Retirement planning – do you need professional advice?

How can a financial planner help you with retirement?

Do you “dare to dream” about achieving your financial goals? That’s the message from the Financial Planners Association of Australia (FPA) this Financial Planning Week (22-28 August 2016).

The week aims to raise consumer awareness about the importance of professional financial advice in helping people realise their dreams, according to FPA CEO Dante De Gori.

“Financial planning is about so much more than solving money problems. It is about bringing dreams to life. It is about identifying life goals, hopes and dreams – and mapping a financial path to achieving them. We hope to get this message across in our multi-faceted “Dare to Dream” campaign,” said Mr De Gori.

If there’s one thing which does require diligent financial planning, it’s our retirement. According to MLC’s latest Australia Today report, 66 percent of Australians feel unprepared for retirement whilst only 15 percent believe they are very well or fairly well prepared.

Interestingly, the report also found that those who use finance professionals are over three times more likely to feel very well or fairly well prepared for retirement.

So do you require the advice of an expert? We spoke with StatePlus General Manager of Financial Planning and Marketing Jason Andriessen to learn about the benefits of expert advice.

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CANSTAR Q&A with Jason Andriessen – General Manager of Financial Planning and Marketing at StatePlus

Q: What’s the importance of retirement planning and how can expert advice help improve retirement outcomes?

Jason Andriessen

A trusted financial planner can help you understand whether you’re on track to be able to do the things you want to do in retirement and devise strategies to help you close the gap if you’re behind.

A financial planner who is experienced in working with pre-retirees and retirees can share the learnings from others, and help you prioritise your goals so that they’re more achievable.  Importantly, a financial planner can help you understand your options and manage the variables that lead to people running out of money prematurely, the order and magnitude of investment returns and the size and timing of portfolio drawdowns.

When you’re investing for retirement, you need to manage the long term inflation risk (time value of money) and fund for your lifestyle in the short term, always seeking to avoid selling quality assets at depressed prices during market downturns.

Q: How can financial advice help Australians understand and prepare for policy changes?

Your financial plan should be anchored in the right fundamentals, so that risks arising from policy changes can be appropriately managed.  A common example is tax planning.  Investors should never enter into a financial or investment arrangement on the basis of potential tax benefits alone.  The investment fundamentals must be sound, and then consideration should be given to tax planning so that you’re making the most of your situation and not missing out on benefits.


Q: How can people find a good quality financial advisor that suits them? What should they look for?

You should look for someone you can trust, someone who is experienced, competent, and generous with their time so that you understand your options and feel comfortable with the advice.  Your financial planner should be a member of a professional body. In Australia, the peak professional body for financial planners is the Financial Planning Association (FPA).  Ideally, your adviser should be a CERTIFIED FINANCIAL PLANNER® professional.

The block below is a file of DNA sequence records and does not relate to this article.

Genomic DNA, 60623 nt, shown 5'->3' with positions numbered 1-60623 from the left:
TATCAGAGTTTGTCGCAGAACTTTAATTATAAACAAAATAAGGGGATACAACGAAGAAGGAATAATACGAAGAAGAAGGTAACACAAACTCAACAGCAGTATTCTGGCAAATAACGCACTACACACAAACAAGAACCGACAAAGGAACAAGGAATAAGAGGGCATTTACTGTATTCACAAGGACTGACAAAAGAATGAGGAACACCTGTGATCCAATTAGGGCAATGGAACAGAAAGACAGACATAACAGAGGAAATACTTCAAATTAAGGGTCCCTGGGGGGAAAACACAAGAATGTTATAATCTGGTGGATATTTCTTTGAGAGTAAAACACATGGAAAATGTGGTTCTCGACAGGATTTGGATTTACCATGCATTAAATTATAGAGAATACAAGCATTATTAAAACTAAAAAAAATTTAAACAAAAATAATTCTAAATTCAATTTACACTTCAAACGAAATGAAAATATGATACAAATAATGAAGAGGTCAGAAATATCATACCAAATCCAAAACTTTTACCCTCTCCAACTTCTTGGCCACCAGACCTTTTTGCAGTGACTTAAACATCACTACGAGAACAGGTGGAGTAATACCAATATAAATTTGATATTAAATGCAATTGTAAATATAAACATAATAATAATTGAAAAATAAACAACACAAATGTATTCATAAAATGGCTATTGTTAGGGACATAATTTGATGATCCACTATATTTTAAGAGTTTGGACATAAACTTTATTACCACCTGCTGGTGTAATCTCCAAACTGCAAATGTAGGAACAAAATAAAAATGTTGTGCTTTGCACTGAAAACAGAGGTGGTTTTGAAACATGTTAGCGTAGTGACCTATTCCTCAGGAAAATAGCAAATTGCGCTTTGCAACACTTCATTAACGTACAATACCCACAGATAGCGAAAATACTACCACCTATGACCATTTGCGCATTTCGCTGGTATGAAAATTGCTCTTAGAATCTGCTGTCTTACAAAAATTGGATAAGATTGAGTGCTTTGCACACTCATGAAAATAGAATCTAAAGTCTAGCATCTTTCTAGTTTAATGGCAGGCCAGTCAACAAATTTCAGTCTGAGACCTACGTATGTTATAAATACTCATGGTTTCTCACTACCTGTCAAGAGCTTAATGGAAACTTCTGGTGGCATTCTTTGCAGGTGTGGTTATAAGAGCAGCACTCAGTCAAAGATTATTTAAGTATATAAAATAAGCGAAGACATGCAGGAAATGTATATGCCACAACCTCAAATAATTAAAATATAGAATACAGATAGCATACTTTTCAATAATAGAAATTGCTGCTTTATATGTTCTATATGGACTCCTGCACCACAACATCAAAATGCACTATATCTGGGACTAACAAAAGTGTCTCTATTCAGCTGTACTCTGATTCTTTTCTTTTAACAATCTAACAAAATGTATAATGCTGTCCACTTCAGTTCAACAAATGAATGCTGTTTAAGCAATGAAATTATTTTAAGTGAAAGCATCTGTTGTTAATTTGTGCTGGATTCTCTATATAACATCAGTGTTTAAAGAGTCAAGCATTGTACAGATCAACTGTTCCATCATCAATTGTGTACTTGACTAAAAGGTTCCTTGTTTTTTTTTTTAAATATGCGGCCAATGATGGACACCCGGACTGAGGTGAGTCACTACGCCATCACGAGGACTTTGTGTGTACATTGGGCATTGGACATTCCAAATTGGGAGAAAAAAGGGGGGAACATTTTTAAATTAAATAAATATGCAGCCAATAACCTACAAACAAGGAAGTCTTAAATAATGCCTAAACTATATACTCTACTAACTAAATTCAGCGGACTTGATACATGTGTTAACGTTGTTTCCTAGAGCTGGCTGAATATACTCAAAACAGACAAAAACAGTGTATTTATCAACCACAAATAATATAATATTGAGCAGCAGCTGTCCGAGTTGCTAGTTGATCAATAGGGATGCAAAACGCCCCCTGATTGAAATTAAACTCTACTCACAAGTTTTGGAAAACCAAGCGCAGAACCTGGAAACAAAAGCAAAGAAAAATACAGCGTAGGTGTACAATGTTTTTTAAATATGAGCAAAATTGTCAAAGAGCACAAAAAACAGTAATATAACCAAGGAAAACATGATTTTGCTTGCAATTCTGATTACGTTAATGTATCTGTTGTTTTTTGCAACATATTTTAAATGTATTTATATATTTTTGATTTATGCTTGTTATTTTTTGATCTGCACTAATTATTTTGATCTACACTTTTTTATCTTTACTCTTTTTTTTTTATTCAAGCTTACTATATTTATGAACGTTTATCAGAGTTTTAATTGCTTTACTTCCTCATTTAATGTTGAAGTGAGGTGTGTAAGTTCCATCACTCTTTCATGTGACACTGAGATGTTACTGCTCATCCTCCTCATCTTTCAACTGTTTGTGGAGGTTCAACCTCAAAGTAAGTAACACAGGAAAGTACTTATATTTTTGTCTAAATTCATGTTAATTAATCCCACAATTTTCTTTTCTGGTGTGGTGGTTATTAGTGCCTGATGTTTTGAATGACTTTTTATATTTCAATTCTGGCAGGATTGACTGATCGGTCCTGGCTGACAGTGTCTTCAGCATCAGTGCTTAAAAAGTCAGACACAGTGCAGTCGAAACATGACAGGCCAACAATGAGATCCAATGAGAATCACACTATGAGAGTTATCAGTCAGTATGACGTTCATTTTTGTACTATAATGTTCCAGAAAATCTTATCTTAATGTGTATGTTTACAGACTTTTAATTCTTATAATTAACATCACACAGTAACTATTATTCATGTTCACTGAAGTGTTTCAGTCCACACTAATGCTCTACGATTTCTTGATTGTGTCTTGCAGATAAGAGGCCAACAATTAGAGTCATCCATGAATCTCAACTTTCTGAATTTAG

Q: What strategies could pre-retirees and retirees employ to achieve their financial goals?

It’s not really about the money at all.  The first thing you should do is think through what it is you plan to do in retirement.  For most people, retirement is a time to start, not to stop. By getting your finances in order, you will be set free to engage with the people who matter most to you and the causes you feel most passionate about.

Of course, as you approach retirement, you should get a deep understanding of your expenditure and ensure you understand how your money is invested.  Then consider whether your strategy suits your pre-retirement circumstances.  Investment returns matter more than contributions in the years either side of retirement, so you should look to manage investment return uncertainty in these critical years.

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Be aware of the fees

Remember that expert financial advice often doesn’t come free. When consulting a financial planner, ask about the fees you will be charged. Also beware of financial planners that don’t have your best interests at heart.

The Government’s recent Future of Financial Advice (FoFA) reforms have placed restrictions on the sorts of fees financial advisors receive such as a ban on commissions and some volume-based payments. These reforms also have a heavy emphasis on the ‘best interest’ duty. This duty requires financial planners to give advice that is in your best interest, rather than directing clients to products because of incentives or commissions offered to an adviser.

Check out MoneySmart’s page on Financial Advice for more information.

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Any views or opinions expressed do not necessarily state or reflect those of CANSTAR. CANSTAR is an information provider and in giving you product information CANSTAR is not making any suggestion or recommendation about a particular product.

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